Urology Awareness Month

The month of September welcomes Urology Awareness Month, organised by The Urology Foundation. The aim is to raise awareness, break down stigma and encourage individuals to actively take care of their urology health.

Diseases and cancers of the kidneys, bladder, prostate and the male reproductive system are becoming more prevalent and it is estimated that 1 in 2 of us will be affected by a urology condition within our lifetime which can significantly impact the quality of life and sleep in particular.

Benign Prostate Enlargement (BPE) / Benign Prostatic Hyperplasia (BPH)

Benign Prostate Enlargement (BPE) and Benign Prostatic Hyperplasia (BPH) are medical terms used to describe an enlarged prostate gland. This condition can affect how you pass urine.

Having an enlarged prostate gland is a common condition for men over the age of 50 and has been estimated to increase from 50% among men between the ages of 50 and 60 years old up to 90% for men older than 80 years of age.

In the UK more than 3 million men have lower tract symptoms associated with an enlarged prostate.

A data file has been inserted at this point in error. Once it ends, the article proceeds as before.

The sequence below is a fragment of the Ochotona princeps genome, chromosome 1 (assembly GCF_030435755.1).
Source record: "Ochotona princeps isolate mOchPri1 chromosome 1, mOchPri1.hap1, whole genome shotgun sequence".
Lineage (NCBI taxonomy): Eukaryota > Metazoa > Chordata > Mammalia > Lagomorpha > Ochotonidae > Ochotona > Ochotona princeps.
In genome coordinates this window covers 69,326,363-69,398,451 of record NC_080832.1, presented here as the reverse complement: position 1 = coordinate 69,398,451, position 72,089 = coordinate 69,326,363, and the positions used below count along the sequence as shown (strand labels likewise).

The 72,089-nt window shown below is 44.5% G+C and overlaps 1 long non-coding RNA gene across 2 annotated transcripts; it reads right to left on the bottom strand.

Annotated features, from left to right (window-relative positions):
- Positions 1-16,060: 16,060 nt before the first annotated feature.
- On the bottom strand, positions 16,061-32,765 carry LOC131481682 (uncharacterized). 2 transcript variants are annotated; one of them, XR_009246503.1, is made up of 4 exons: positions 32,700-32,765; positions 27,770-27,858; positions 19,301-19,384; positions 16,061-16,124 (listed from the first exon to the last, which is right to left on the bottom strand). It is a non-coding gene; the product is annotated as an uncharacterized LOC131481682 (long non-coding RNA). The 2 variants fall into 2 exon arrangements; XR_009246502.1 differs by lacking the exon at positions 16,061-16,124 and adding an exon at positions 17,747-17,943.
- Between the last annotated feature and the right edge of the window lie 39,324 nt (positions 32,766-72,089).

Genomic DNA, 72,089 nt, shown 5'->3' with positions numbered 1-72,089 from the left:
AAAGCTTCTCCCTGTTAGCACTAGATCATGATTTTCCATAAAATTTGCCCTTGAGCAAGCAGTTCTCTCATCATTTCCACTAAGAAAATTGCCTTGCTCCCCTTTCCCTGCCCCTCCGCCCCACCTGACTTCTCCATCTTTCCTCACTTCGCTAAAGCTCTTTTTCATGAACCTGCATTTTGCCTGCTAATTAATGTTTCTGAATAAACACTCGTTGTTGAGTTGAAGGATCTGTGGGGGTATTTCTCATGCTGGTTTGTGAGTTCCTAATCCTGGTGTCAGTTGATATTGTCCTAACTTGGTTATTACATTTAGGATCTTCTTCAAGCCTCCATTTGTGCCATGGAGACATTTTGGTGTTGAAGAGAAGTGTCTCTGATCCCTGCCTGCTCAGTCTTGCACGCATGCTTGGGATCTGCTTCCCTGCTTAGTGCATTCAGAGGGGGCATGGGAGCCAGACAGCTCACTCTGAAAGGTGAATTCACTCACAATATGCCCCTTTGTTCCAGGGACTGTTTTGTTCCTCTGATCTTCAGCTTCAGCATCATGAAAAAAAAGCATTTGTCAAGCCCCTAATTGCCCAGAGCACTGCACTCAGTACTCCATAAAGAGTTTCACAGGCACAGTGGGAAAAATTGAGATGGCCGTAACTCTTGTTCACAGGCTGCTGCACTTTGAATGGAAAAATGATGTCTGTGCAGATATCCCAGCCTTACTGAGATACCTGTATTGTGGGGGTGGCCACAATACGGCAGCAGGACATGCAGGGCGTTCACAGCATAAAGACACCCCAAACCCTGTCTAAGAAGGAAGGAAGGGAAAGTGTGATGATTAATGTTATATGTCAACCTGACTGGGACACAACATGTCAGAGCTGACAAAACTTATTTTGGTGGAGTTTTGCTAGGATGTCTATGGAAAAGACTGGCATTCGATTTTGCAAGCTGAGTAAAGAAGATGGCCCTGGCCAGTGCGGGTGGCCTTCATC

What is the Prostate?

The prostate is a small gland, situated in the pelvis in between the penis and the bladder. Its position means that if the prostate becomes enlarged, it can place pressure on the urinary system. This increases your frequency of needing pee and can also cause difficulty in emptying your bladder completely. It can also cause difficulties in starting to pee.

Causes of an Enlarged Prostate

The cause of BPE and BPH are unknown but are believed to have links with the balance of hormones in the body as it naturally ages. Hormonal changes in older men may play a role in the enlargement of prostate glands thereby blocking the urethra, the tube which carries urine from the bladder and passes through the centre of prostate glands.

Treatment

The first line of treatment for benign prostate enlargement depends on the severity of the symptoms however these are often relieved by adopting healthy lifestyle choices. This includes reducing alcohol and fizzy drinks as these can irritate the bladder further. Also, limiting artificial sweeteners, exercising regularly and reducing fluid intake in the evening.

There are medications that can help relax muscles and shrink the prostate. Devices such as catheters can also be used if you have chronic urine retention, where you find it difficult to pass urine and empty your bladder.

Health Screening

Here at The Mayfair GP, we offer health screenings that can help to identify any possible health concerns at an early stage. If you are worried about your urinary symptoms please get in touch today to book an appointment.